‘Behind the Candelabra’ 10 Years Later: Was It the Best Cast Ever?
Depending on how you look at it, the genesis for Behind the Candelabra, HBO’s 2013 extravagant, emotional Liberace biopic, happened nearly 24 years ago — or more than 50.
As May 26, 2023 marks the 10-year anniversary of the biopic, we take a look back at the critically praised film, and the amazing talent roster that brought the story to light.
The film’s director, Steven Soderbergh, told us as the time that he watched the beloved pianist and “World’s Greatest Showman” with his parents as a kid and recognized that this was no ordinary entertainer. Revisiting those old clips years later, Soderbergh knew his opinion hadn’t changed a bit.
By then, he was filming his 2000 Oscar-winning smash Traffic with Michael Douglas.
“I was in the middle of playing the drug czar and Steven said, ‘Have you ever thought about playing Liberace?’” Douglas shared with us. “I thought he was messing with me — I thought it was some sort of directorial trick. So I said, ‘Noooo.’ And I was thinking, ‘What is he doing?’ But Steven is that way.” Douglas wowed his friend with a spot-on Liberace impression and then thought little more about it. A few years later, Soderbergh called to say that he’d found a way to tell his Liberace tale: from the perspective of Scott Thorson, who spent five years loving the man he knew as Lee, then filed a $113 million palimony suit against him when the entertainer ended their relationship in 1982, leaving Thorson in a drug-addicted tailspin.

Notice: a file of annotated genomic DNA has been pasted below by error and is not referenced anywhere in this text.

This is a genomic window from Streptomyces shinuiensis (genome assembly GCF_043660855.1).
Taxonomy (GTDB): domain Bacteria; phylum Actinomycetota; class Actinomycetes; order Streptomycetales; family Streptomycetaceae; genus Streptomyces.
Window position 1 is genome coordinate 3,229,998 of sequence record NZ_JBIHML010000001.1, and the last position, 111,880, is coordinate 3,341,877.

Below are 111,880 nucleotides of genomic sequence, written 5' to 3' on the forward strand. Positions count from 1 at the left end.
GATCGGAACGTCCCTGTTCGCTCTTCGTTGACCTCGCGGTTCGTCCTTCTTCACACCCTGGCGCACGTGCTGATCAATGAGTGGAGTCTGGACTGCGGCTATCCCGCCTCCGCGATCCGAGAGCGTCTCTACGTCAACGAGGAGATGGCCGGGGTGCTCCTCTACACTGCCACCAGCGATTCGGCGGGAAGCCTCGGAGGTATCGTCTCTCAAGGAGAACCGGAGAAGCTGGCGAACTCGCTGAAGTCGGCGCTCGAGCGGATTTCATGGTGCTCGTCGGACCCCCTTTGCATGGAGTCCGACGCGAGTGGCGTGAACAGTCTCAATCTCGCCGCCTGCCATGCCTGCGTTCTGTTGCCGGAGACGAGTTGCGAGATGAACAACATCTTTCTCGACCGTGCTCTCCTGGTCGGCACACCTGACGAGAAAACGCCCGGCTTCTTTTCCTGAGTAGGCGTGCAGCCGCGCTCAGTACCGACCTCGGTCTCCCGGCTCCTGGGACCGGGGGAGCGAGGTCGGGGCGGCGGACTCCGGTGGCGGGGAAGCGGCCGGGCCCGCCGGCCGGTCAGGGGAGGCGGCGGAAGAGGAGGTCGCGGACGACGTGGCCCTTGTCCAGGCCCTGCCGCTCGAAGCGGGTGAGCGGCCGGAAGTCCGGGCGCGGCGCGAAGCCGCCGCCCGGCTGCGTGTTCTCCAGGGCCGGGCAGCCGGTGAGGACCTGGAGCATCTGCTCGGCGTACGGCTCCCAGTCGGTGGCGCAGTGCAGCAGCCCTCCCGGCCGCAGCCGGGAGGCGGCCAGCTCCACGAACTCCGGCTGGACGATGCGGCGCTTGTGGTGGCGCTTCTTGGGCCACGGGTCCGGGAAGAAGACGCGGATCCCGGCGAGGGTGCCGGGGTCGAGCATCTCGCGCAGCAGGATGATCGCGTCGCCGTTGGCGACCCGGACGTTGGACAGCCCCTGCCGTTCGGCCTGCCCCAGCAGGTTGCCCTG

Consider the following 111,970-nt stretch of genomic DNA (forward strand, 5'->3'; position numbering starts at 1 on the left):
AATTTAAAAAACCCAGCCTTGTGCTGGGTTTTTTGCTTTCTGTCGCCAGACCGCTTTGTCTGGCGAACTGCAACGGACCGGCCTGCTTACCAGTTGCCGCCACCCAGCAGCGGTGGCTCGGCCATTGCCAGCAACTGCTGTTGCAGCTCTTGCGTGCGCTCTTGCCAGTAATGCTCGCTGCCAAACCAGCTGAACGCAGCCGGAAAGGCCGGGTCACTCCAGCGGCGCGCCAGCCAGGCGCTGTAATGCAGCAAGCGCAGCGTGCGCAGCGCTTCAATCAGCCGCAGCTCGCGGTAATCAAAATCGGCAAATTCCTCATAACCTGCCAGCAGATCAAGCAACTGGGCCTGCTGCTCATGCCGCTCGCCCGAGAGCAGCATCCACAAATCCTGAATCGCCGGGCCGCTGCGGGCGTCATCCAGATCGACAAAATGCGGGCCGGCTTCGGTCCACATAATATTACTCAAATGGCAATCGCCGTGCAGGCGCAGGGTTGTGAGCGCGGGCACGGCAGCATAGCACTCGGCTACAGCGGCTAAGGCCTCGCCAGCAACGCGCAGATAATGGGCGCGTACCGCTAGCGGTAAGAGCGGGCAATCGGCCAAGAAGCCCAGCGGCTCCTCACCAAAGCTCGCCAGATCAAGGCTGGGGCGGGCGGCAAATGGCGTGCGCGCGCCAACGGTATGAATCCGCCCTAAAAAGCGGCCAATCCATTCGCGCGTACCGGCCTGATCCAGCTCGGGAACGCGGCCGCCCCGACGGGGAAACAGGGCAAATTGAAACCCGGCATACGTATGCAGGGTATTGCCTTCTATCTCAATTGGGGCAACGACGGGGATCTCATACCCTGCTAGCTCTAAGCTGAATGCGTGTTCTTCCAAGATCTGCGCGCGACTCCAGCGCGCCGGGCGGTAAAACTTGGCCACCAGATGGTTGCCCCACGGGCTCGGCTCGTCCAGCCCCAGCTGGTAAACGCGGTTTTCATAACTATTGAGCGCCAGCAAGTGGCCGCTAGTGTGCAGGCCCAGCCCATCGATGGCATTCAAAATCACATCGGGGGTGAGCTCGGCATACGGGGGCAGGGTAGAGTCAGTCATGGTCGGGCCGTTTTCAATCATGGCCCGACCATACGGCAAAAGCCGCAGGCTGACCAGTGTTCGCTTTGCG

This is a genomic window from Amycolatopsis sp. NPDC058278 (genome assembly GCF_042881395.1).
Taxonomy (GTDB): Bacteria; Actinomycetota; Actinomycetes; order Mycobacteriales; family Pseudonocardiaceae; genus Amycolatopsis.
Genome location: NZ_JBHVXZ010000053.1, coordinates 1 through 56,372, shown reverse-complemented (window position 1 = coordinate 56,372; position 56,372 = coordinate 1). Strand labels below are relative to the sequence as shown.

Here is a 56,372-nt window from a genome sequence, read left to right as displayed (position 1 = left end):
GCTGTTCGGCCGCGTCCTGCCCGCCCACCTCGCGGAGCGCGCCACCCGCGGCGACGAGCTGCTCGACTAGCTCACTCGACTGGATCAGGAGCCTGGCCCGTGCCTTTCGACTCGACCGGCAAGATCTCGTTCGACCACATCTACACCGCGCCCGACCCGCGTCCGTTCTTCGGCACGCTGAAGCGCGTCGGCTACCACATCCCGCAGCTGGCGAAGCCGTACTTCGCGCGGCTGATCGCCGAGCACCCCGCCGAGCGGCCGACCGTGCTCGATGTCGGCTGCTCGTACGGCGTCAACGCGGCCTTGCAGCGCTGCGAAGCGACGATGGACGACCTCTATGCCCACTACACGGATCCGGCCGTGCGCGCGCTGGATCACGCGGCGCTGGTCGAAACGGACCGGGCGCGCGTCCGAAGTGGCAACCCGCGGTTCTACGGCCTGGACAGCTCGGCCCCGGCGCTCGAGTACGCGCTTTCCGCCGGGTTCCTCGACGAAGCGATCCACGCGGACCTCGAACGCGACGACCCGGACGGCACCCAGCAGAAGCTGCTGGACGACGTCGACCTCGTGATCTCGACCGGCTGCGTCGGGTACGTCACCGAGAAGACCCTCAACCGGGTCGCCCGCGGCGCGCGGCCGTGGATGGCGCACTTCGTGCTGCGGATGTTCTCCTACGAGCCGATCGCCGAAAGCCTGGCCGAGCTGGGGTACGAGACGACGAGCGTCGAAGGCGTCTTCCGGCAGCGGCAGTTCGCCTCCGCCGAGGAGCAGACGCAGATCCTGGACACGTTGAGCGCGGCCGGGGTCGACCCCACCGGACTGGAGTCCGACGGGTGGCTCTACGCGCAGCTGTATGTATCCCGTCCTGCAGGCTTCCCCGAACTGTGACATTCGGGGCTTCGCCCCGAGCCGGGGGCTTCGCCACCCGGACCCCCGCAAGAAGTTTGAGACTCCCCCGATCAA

“I was flailing about trying to figure out a way in and a friend of mine told me about Scott’s book [Behind the Candelabra: My Life With Liberace],” said Soderbergh. “Then I had a structure. I had a certain time period that I could restrict myself to so that it didn’t become this sprawling thing where I had actors playing Liberace at three different ages. I wanted to go as narrow and deep as possible, but until I had the book, I didn’t know which part of his life to focus on.”
With Douglas aboard as his Liberace, Soderbergh took the project to an actor he knew would bring depth and honesty to the Thorson character amid the film’s eye-popping settings. “Anything Steven’s doing, I’m always up for,” said Matt Damon, who was just 42 then, of the role Douglas admits he would have found intimidating when he was Damon’s age. “I’ve done seven movies with him and he’s a phenomenon. It’s just that rare project where you have a great role, a great costar, a great director and a great script. That doesn’t happen a lot.”
Clothed in ornate costumes faithfully re-created by Douglas’ longtime wardrobe collaborator Ellen Mirojnick and surrounded by props and set dressings on loan from the Liberace Museum, the crew got to work telling the complex story of what the couple’s intimates insist was a bona fide marriage between the naive former foster kid and the flamboyant star who devoted himself to other people’s happiness. And did so without reducing the project to a glitzy, raunchy spectacle.